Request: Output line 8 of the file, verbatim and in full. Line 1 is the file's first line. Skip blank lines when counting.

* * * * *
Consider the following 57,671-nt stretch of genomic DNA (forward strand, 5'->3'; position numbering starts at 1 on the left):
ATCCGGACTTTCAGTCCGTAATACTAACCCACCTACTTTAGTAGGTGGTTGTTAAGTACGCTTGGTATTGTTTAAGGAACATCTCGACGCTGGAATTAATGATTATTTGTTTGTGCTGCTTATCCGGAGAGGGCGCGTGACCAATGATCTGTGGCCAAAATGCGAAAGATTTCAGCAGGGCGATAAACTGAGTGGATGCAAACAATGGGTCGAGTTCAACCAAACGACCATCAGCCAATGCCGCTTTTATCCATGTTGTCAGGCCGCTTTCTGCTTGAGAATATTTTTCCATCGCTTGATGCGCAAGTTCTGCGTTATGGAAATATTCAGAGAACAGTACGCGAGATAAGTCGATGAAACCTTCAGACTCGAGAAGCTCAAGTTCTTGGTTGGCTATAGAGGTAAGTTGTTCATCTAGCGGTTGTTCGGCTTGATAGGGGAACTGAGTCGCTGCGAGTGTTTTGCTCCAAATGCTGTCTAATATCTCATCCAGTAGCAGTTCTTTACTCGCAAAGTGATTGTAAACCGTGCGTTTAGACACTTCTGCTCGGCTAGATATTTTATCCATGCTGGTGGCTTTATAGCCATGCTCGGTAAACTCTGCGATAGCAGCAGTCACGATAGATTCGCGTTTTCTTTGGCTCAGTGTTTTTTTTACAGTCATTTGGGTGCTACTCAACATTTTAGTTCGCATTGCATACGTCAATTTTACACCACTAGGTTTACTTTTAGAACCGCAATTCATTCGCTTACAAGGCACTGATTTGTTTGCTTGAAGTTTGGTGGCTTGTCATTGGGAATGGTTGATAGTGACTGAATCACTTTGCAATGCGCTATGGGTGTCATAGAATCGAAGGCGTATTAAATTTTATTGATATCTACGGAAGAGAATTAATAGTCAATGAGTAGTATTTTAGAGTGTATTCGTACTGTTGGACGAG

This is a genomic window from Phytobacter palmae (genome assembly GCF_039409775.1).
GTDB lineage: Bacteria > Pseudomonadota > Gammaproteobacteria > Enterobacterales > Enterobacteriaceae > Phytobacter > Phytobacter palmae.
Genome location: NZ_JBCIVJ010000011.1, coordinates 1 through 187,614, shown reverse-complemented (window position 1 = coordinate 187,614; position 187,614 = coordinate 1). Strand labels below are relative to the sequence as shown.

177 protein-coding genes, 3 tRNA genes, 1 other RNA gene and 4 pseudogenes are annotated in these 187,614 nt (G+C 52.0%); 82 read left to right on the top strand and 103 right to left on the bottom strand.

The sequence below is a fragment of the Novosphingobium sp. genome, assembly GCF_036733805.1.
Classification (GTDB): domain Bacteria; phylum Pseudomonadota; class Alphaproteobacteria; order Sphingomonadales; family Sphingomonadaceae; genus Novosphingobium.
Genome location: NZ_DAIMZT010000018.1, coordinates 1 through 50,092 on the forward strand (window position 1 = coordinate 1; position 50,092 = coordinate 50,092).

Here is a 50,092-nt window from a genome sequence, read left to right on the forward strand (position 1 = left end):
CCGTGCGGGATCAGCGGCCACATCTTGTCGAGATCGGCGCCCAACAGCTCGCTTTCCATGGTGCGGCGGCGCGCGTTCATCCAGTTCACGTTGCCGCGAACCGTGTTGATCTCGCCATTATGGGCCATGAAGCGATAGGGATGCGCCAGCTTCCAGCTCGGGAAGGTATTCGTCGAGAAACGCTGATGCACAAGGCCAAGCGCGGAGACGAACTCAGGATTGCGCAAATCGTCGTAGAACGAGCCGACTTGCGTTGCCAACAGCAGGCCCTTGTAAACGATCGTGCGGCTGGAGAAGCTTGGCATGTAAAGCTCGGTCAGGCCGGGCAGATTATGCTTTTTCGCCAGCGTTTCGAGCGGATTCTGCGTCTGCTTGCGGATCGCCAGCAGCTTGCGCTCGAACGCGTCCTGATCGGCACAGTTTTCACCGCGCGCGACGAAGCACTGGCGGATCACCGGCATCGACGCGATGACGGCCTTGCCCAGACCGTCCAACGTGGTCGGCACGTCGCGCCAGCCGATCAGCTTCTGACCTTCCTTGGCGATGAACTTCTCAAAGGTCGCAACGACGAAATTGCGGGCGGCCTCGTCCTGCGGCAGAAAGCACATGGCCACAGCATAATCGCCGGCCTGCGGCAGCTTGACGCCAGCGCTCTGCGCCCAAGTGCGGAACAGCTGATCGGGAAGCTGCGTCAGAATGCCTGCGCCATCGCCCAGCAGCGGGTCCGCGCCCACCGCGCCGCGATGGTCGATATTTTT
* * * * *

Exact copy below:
Classification (GTDB): domain Bacteria; phylum Pseudomonadota; class Alphaproteobacteria; order Sphingomonadales; family Sphingomonadaceae; genus Novosphingobium.